In Tanzania, access to quality inputs, such as seeds and agrochemicals, is limited for the 80 percent of the population engaged in agriculture. While a lower population density increases farmers' land size, the distribution of inputs is made even more difficult and therefore expensive. In years with drought, disease, or infestation by pests, the entire country suffers because of the lack of access to pesticides, fertilizer, and other agronomic technology. CDI's programs are focused in the Southern Agricultural Growth Corridor (SAGCOT) in the Ilula, Iringa Rural, and Kilolo districts. The Iringa region has a total population of more than 900,000 people, with a population density of 27 people per square kilometer. The Government of Tanzania view agricultural productivity as the key mechanism to reduce the country's poverty and seeks to increase private sector partnership with agriculture and improve smallholder access to technology.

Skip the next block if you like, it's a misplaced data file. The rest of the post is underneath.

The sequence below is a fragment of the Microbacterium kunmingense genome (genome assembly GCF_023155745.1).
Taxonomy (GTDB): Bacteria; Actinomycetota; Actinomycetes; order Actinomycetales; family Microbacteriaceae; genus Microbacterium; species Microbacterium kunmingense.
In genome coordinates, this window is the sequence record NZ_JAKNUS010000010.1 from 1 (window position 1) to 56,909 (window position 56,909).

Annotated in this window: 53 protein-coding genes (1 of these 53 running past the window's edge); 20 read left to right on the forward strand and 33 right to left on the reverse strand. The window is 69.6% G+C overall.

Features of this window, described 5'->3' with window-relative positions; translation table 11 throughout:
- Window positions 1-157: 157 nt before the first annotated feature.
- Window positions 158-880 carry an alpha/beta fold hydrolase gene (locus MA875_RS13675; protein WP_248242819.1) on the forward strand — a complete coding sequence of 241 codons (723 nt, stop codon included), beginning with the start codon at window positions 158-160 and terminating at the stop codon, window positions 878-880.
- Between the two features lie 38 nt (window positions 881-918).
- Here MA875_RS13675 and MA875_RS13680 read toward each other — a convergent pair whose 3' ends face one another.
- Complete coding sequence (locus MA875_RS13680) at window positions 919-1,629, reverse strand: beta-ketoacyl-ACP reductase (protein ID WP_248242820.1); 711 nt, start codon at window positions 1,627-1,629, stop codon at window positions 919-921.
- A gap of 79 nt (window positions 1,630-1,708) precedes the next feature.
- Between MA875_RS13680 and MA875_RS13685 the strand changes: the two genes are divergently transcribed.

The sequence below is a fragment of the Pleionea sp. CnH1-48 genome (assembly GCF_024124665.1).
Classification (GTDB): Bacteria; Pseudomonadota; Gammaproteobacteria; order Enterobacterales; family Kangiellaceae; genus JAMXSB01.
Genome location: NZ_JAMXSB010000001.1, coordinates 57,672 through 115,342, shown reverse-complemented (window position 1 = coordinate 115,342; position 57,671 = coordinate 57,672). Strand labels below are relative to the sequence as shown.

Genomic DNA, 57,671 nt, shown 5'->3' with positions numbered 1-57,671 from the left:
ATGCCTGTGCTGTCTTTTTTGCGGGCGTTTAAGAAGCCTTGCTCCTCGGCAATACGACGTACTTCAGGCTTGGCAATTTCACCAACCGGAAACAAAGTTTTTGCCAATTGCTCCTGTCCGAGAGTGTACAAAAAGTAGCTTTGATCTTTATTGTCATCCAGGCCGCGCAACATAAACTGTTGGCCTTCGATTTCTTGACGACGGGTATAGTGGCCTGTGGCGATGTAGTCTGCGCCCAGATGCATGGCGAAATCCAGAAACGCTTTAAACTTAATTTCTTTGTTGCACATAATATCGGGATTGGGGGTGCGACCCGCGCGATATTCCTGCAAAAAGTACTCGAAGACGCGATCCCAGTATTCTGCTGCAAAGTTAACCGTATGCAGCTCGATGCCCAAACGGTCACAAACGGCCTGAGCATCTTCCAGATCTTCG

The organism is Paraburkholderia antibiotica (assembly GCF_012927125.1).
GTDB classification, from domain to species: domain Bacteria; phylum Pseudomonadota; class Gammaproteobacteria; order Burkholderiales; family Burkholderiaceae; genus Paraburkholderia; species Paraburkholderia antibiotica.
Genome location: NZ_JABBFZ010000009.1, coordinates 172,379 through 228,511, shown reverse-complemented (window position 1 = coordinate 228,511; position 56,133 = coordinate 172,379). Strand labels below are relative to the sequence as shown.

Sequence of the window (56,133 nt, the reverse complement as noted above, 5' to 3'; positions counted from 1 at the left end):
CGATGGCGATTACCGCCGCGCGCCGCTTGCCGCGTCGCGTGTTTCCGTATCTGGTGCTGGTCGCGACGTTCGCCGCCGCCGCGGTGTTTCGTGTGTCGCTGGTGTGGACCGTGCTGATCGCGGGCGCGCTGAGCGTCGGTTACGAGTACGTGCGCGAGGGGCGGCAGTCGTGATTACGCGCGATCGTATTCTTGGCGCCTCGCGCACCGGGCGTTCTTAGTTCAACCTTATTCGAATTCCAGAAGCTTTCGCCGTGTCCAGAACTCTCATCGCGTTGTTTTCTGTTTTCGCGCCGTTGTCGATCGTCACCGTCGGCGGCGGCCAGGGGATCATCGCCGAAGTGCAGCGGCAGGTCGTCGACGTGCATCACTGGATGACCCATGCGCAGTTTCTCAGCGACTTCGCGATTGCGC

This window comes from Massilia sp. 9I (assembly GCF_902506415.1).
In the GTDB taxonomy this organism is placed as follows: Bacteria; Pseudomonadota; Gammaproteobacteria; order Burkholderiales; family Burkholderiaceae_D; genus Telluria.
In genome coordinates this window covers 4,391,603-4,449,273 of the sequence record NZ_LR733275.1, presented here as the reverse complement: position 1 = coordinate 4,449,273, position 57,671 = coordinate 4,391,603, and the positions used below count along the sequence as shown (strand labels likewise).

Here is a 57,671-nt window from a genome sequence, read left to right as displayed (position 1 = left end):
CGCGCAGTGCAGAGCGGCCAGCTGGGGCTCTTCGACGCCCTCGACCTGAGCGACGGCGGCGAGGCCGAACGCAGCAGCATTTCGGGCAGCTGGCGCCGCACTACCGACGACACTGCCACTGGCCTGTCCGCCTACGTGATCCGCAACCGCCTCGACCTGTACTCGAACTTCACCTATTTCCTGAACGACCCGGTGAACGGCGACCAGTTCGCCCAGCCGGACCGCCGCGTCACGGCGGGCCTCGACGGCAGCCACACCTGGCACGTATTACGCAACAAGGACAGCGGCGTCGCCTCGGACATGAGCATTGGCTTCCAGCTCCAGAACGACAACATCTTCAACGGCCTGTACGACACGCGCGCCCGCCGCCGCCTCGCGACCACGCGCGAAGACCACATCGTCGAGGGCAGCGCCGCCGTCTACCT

CDI began working with smallholder communities in Iringa during the 2013-14 season. Since then, CDI field officers have facilitated the formation of farmer clubs and hubs with more than 5,000 farmers. CDI provides smallholder farmers with access to inputs, post-harvest opportunities, and training. CDI field officers are establishing a well-organized and empowered network of farmer clubs and hubs and utilize demonstration plots in the community to illustrate the benefits of improved inputs, climate-smart agronomic practices, and enterprise development.